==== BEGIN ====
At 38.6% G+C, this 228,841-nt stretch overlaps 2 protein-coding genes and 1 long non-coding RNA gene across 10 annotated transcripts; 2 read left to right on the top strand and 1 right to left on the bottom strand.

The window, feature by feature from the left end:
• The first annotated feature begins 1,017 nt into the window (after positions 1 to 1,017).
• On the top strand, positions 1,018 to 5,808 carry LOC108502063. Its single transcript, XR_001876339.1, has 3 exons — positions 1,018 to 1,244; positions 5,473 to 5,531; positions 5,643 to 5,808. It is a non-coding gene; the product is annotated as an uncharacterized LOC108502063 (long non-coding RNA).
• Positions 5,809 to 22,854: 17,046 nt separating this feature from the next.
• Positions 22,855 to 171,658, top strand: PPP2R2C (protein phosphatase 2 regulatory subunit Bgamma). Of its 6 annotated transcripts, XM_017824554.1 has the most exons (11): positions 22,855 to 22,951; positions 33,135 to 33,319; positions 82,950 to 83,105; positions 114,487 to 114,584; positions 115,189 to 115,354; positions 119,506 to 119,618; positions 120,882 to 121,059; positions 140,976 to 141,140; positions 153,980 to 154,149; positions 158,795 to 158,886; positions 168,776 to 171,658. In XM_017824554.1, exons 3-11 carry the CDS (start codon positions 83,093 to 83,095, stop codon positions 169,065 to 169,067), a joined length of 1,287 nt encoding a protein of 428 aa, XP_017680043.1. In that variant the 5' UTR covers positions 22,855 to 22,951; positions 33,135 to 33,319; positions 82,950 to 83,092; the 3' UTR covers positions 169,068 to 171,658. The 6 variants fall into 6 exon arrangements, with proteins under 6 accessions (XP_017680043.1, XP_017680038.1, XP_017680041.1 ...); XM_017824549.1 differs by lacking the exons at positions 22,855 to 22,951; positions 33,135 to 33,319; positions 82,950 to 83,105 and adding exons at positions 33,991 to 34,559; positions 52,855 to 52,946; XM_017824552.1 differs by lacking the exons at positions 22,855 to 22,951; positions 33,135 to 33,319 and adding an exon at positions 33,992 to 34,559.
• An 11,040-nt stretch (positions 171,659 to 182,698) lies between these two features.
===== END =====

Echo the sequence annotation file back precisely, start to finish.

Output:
At 38.6% G+C, this 228,841-nt stretch overlaps 2 protein-coding genes and 1 long non-coding RNA gene across 10 annotated transcripts; 2 read left to right on the top strand and 1 right to left on the bottom strand.

The window, feature by feature from the left end:
• The first annotated feature begins 1,017 nt into the window (after positions 1 to 1,017).
• On the top strand, positions 1,018 to 5,808 carry LOC108502063. Its single transcript, XR_001876339.1, has 3 exons — positions 1,018 to 1,244; positions 5,473 to 5,531; positions 5,643 to 5,808. It is a non-coding gene; the product is annotated as an uncharacterized LOC108502063 (long non-coding RNA).
• Positions 5,809 to 22,854: 17,046 nt separating this feature from the next.
• Positions 22,855 to 171,658, top strand: PPP2R2C (protein phosphatase 2 regulatory subunit Bgamma). Of its 6 annotated transcripts, XM_017824554.1 has the most exons (11): positions 22,855 to 22,951; positions 33,135 to 33,319; positions 82,950 to 83,105; positions 114,487 to 114,584; positions 115,189 to 115,354; positions 119,506 to 119,618; positions 120,882 to 121,059; positions 140,976 to 141,140; positions 153,980 to 154,149; positions 158,795 to 158,886; positions 168,776 to 171,658. In XM_017824554.1, exons 3-11 carry the CDS (start codon positions 83,093 to 83,095, stop codon positions 169,065 to 169,067), a joined length of 1,287 nt encoding a protein of 428 aa, XP_017680043.1. In that variant the 5' UTR covers positions 22,855 to 22,951; positions 33,135 to 33,319; positions 82,950 to 83,092; the 3' UTR covers positions 169,068 to 171,658. The 6 variants fall into 6 exon arrangements, with proteins under 6 accessions (XP_017680043.1, XP_017680038.1, XP_017680041.1 ...); XM_017824549.1 differs by lacking the exons at positions 22,855 to 22,951; positions 33,135 to 33,319; positions 82,950 to 83,105 and adding exons at positions 33,991 to 34,559; positions 52,855 to 52,946; XM_017824552.1 differs by lacking the exons at positions 22,855 to 22,951; positions 33,135 to 33,319 and adding an exon at positions 33,992 to 34,559.
• An 11,040-nt stretch (positions 171,659 to 182,698) lies between these two features.